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Comment: Re:This is a great excuse (Score 5, Interesting) 119

by mcrbids (#49332969) Attached to: GNU Nano Gets New Stable Release

I'm a *nix neckbeard, I respect my skills, and I use nano daily. It's a simple, fast, straightforward editor with controls similar to Word Star. Ctl-K to delete line, etc. As I've been busy building my neckbeard for 15 years or so now, and originally learned word processing with WordStar, it's a simple, natural fit.

I code in NetBeans with an IDE but for sysadmin work on any of the 50 or so servers I admin? Nano + mercurial all the way.

Comment: Re:Why not just deliver it yourself? (Score 2) 296

by mcrbids (#49293779) Attached to: To Avoid NSA Interception, Cisco Will Ship To Decoy Addresses

It's a company, not a military. Of *course* they're compromised! Or at least, compromisable! I mean, every single employee comes to work because they are getting paid. So the NSA leaves a suitcase full of cash at an employee's house, and is asked to leak data, and is offered full legal immunity for doing so.

You wouldn't take an extra $20,000 risk free? If not, you don't know somebody at work who would? Many people would do this for much less.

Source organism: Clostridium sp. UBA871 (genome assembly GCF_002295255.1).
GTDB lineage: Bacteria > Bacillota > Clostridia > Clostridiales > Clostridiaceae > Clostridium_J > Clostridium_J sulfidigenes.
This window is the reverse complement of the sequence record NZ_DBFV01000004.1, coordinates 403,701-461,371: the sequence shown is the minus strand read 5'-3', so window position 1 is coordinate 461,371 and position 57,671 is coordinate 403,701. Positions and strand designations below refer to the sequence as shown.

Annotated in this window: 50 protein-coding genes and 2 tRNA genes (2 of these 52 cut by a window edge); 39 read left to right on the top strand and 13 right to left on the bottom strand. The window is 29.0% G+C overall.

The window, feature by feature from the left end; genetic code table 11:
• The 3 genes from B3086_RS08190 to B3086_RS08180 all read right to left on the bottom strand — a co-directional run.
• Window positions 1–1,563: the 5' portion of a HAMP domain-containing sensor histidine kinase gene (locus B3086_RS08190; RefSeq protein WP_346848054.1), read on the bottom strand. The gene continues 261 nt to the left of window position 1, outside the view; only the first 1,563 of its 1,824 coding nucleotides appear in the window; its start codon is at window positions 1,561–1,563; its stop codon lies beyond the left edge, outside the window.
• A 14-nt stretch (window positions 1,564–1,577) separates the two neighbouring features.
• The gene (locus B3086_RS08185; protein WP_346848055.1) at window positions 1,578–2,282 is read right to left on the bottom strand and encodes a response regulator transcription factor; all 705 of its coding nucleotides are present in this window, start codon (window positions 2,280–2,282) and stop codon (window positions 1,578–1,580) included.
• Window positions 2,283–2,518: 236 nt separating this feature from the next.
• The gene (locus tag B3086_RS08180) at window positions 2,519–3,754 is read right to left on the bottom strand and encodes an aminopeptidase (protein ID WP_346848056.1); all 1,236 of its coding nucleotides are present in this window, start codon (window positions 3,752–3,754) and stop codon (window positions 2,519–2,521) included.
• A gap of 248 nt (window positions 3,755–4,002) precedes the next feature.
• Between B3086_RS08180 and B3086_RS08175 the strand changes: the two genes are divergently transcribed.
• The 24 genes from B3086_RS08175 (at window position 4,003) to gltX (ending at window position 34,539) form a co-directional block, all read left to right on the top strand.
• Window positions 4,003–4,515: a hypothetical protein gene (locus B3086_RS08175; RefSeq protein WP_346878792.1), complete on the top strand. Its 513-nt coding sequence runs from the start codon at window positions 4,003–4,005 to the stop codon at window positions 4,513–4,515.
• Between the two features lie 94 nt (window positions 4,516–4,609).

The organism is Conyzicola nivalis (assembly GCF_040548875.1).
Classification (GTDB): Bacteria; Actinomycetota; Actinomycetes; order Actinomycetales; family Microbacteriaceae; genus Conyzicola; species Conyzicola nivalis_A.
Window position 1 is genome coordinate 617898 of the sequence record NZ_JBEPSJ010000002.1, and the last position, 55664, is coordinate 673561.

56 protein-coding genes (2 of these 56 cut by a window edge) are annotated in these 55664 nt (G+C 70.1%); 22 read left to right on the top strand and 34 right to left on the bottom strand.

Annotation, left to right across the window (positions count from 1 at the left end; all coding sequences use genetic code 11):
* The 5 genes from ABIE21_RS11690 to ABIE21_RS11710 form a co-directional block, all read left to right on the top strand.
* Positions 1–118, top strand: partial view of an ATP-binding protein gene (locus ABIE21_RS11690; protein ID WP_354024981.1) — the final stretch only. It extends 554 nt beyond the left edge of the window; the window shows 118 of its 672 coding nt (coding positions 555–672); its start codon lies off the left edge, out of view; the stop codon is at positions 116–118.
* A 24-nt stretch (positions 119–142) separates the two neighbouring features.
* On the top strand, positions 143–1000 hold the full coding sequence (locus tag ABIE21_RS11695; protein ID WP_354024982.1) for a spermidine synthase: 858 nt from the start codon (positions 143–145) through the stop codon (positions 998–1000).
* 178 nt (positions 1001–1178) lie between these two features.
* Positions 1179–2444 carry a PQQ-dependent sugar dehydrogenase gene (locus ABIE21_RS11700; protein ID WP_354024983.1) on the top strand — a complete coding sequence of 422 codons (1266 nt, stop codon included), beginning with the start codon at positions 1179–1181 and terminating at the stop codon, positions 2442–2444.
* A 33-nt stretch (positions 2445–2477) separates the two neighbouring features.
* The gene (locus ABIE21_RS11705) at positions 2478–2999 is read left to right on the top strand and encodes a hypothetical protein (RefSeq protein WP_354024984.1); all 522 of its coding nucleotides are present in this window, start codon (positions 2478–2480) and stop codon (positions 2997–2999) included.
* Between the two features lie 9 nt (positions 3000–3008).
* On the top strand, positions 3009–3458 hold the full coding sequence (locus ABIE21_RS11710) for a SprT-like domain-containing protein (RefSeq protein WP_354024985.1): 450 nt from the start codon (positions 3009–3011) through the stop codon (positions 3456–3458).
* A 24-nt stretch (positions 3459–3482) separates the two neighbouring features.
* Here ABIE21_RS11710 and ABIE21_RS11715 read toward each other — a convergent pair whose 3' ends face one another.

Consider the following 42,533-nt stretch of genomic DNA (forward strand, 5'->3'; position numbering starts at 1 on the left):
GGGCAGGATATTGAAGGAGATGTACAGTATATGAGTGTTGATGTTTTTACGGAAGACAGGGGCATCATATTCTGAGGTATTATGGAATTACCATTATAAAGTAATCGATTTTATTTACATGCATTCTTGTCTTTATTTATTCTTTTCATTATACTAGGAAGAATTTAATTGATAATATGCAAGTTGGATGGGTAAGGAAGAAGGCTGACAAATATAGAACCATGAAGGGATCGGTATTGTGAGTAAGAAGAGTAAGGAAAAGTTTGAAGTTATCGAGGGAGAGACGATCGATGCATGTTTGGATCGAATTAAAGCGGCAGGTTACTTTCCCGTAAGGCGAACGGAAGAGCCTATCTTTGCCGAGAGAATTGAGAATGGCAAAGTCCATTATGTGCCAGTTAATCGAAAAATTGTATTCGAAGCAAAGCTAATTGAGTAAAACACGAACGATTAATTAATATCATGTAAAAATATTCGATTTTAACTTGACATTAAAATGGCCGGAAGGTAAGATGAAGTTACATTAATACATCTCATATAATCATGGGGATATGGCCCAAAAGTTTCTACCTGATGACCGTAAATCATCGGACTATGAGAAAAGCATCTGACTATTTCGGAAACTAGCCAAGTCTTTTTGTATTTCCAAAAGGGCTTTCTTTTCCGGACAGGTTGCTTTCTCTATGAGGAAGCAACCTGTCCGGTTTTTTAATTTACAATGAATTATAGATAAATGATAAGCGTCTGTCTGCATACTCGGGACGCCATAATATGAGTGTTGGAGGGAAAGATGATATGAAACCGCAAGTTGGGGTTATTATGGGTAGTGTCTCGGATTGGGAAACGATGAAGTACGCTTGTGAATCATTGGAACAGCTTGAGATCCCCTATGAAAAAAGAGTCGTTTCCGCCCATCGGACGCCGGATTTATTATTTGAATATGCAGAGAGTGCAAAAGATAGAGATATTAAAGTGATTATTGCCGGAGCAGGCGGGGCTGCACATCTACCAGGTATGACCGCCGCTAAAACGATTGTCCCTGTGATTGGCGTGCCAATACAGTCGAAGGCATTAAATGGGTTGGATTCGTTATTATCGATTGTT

Comment: Re:Made for the task: Linux too! (Score 1) 385

by mcrbids (#49286869) Attached to: Ask Slashdot: Choosing a Laptop To Support Physics Research?

PS: My son is an engineering student and has the previous generation, M4500. He says it runs AutoCad "like water" and blows away the workstations provided by the University.

It's not as light but still quite powerful.

And I forgot to mention that the M3800 has support for 2 HDDs as long as one of them is mSata.

Comment: Made for the task: Linux too! (Score 1) 385

by mcrbids (#49286817) Attached to: Ask Slashdot: Choosing a Laptop To Support Physics Research?

I have a Dell Precision M3800. You can buy it from Dell with Ubuntu pre-installed. I didn't know this, I bought with Win 8 and installed Fedora 21, and was surprised when *everything* "just worked" - literally no futzing at all after a yum update and dickering with the sound volume.

Advantages:
1) 4K support right out of the gate.
2) Screen is amazing
3) Fast as f**k
4) Built as an engineering/physics "mobile workstation", and it shows.
5) Very thin, very light!
6) Native Linux support.

Cons:
1) It's a bit spendy. $1200 in the basic config, I think. Mine with 3 years of next-day support and a case came to about $1550.
2) Ethernet is provided via USB3 dongle. It's a full Gb so performance won't suffer but it can be awkward if you really *need* ethernet on the road. I have ethernet at work and wifi everywhere else so it's a non-issue for me.

Comment: Not particularly useful, unfortunately (Score 5, Interesting) 204

by mcrbids (#49243367) Attached to: Endurance Experiment Kills Six SSDs Over 18 Months, 2.4 Petabytes

As SSD cells wear, the problem is that they hold charge for less time. Starting new, the time that the charge will be held would be years, but as the SSD wears, the endurance of the held charge declines.